Motherhood is Sanctifying

It’s true what they say: Nothing can fully prepare you for motherhood. Regardless of how many books you read and mothers you watch, it’s a learn-on-the-journey lifelong experience. I am constantly studying my boys and seeking to learn them well, but I’ve been surprised at just how much I’ve learned about myself through this whole mothering gig. The simultaneously beautiful and painful reality is that motherhood exposes hidden sin lurking around in the deep crevices of my heart.

It’s easy to feel put together {holy, even} when life is going according to my well-laid plans. But when the “heat” is turned up, what’s really in my heart bubbles forth.

I didn’t come into motherhood with the idealized preconception that there would be no challenges. What I wasn’t prepared for was the struggle I would face in responding to those challenges in ways that are pleasing to the Lord.

I once thought I had fairly large measures of patience, but periods of incessant whining or crying from one of my children often reveal that I’m running low. Very. low.

I never thought anger was an issue for me, but episodes of repeated disobedience just flat make me mad because I feel entitled. Surely I deserve to have obedient children after all I do for them!

Long, exhausting days of caregiving sometimes lead to bitter outbursts: “I’m so tired! I don’t have enough ‘me’ time.”

I’m trying to teach my children that self-control is important, but too often I find myself pitching an internal {and sometimes external} temper tantrum.

Motherhood has revealed to me how self-protective I am of myself and my time. It has shown me how much I long to be praised for my hard work. My responses to the challenges of motherhood have shown me in poignant ways that I am a self-centered glory thief—seeking to steal glory that belongs to God alone. Mothering has highlighted my tendency to seek joy and peace in my children and my circumstances rather than in Christ.

These revelations are painful. It’s never pleasant to see the wickedness of my heart as it really is. But these revelations are also beautiful in that they are God’s grace to me.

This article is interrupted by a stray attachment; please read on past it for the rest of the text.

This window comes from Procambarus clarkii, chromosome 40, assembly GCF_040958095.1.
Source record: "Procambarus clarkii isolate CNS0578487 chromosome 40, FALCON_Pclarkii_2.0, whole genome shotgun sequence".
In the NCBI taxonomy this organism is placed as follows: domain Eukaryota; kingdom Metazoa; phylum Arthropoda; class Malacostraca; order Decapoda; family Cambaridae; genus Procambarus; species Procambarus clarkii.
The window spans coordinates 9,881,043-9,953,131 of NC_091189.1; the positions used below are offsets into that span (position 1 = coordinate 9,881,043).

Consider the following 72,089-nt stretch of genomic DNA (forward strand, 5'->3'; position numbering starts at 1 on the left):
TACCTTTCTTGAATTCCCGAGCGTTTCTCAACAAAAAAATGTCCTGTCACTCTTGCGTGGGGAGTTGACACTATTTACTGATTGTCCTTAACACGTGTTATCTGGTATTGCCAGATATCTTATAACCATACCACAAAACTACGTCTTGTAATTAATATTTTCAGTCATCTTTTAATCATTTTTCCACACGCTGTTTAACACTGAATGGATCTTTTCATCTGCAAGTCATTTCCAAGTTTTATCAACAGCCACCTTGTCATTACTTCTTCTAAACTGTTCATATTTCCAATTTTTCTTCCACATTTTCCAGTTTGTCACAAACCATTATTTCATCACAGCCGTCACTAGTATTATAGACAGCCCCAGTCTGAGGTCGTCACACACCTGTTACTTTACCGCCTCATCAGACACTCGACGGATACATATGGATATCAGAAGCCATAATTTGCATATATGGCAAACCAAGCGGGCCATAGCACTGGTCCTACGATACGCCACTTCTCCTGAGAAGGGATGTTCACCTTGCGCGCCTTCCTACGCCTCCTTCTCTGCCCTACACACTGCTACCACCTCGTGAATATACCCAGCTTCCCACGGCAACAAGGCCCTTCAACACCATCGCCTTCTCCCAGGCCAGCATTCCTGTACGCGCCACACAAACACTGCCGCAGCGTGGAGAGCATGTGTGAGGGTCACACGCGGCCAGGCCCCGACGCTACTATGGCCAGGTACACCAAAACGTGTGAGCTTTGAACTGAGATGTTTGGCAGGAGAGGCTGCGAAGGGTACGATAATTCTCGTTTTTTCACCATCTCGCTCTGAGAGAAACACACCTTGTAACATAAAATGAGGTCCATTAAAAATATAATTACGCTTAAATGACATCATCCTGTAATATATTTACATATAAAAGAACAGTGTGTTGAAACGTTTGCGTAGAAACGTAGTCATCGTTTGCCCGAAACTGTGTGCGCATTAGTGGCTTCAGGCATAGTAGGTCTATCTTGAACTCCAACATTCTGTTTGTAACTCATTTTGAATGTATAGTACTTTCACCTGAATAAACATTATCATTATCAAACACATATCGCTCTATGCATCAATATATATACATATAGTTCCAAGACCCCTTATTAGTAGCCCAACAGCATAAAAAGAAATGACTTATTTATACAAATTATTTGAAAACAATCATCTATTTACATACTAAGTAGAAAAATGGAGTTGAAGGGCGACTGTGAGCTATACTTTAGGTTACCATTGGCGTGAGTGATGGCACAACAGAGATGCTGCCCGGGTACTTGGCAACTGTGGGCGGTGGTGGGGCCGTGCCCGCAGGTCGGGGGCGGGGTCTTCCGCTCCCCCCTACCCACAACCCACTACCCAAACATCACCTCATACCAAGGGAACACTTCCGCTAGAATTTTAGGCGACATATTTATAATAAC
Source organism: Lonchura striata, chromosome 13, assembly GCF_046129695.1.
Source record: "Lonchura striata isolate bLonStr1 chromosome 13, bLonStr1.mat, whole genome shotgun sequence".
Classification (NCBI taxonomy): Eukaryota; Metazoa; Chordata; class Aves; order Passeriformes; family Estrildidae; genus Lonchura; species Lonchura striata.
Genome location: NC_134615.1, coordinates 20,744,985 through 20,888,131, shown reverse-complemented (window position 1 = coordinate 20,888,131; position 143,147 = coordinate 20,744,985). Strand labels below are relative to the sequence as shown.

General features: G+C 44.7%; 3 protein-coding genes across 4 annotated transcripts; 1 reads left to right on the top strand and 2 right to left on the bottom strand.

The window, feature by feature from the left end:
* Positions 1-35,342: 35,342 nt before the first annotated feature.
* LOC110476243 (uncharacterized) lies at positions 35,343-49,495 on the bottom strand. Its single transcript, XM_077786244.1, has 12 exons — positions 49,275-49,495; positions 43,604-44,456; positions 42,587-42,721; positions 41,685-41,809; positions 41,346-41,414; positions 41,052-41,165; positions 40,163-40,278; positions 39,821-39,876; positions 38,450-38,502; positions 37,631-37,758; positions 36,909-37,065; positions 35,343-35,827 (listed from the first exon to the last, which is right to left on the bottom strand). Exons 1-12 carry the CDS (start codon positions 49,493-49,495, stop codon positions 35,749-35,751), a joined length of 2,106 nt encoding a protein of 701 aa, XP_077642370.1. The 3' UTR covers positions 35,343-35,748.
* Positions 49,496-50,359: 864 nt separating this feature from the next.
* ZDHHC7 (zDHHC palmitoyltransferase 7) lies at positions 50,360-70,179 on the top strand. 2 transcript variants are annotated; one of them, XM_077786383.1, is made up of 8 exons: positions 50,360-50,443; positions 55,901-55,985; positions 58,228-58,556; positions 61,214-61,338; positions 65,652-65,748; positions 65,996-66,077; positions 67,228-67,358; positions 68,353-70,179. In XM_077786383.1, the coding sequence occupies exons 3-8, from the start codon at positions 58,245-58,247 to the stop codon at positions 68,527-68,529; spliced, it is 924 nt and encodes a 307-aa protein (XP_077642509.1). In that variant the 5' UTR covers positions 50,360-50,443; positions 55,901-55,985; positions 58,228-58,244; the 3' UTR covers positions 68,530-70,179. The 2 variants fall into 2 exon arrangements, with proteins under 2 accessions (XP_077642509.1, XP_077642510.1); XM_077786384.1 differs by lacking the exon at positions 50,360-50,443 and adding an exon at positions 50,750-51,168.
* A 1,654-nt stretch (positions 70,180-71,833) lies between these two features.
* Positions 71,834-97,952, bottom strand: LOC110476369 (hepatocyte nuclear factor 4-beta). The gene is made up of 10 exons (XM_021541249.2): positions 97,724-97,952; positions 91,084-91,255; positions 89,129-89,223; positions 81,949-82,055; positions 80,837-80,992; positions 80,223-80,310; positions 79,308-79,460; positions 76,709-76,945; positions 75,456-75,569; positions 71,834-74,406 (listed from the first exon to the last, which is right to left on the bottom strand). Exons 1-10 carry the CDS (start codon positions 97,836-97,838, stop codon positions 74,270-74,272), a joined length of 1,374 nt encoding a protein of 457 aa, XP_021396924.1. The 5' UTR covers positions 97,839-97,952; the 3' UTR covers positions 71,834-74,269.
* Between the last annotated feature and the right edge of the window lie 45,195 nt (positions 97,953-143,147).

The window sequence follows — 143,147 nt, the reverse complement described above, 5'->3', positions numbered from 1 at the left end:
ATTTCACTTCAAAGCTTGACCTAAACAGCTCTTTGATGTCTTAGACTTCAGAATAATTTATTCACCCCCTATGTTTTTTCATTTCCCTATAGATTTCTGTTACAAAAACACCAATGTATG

Thomas Watson said, “Until sin be bitter, Christ will not be sweet.” 

Unless I see my sin for all the rotten filthiness that it is, I will never understand my desperate need for grace. Unless my sin is made plain before the eyes of my heart, I will never treasure Christ supremely and rest in the gospel. Without a growing awareness and hatred for sin, I will never repent, flee to Jesus, and be changed.

How kind God is to use the seemingly mundane of motherhood to sanctify me—-to make me more like His Son!

The good news of Christ’s substitutionary death, burial, and resurrection is not just for the convicted murderer on death row, the reprobate teenager, or the alcoholic. No, the good news of what God has done for sinners in Christ is just as necessary {and just as good} for the redeemed mother, struggling with remaining sin in her heart.

The sins of my heart revealed through parenting shortcomings remind me that I can’t do it on my own. The gospel reminds me that Jesus is my anchor. He did what I could never do by fulfilling God’s righteous requirements and taking the wrath I deserved on the cross. As I turn from sin and turn to Him, the Spirit produces change in my heart and enables me to love my children sacrificially, pointing them to the hope and life found in Christ Jesus—all for the glory of His great name.  And in that process, the pain is made beautiful.

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*”Treasuring Christ When Your Hands are Full” by Gloria Furman has been a valuable and solid resource in reminding me to stay gospel-focused in my mothering.*

 

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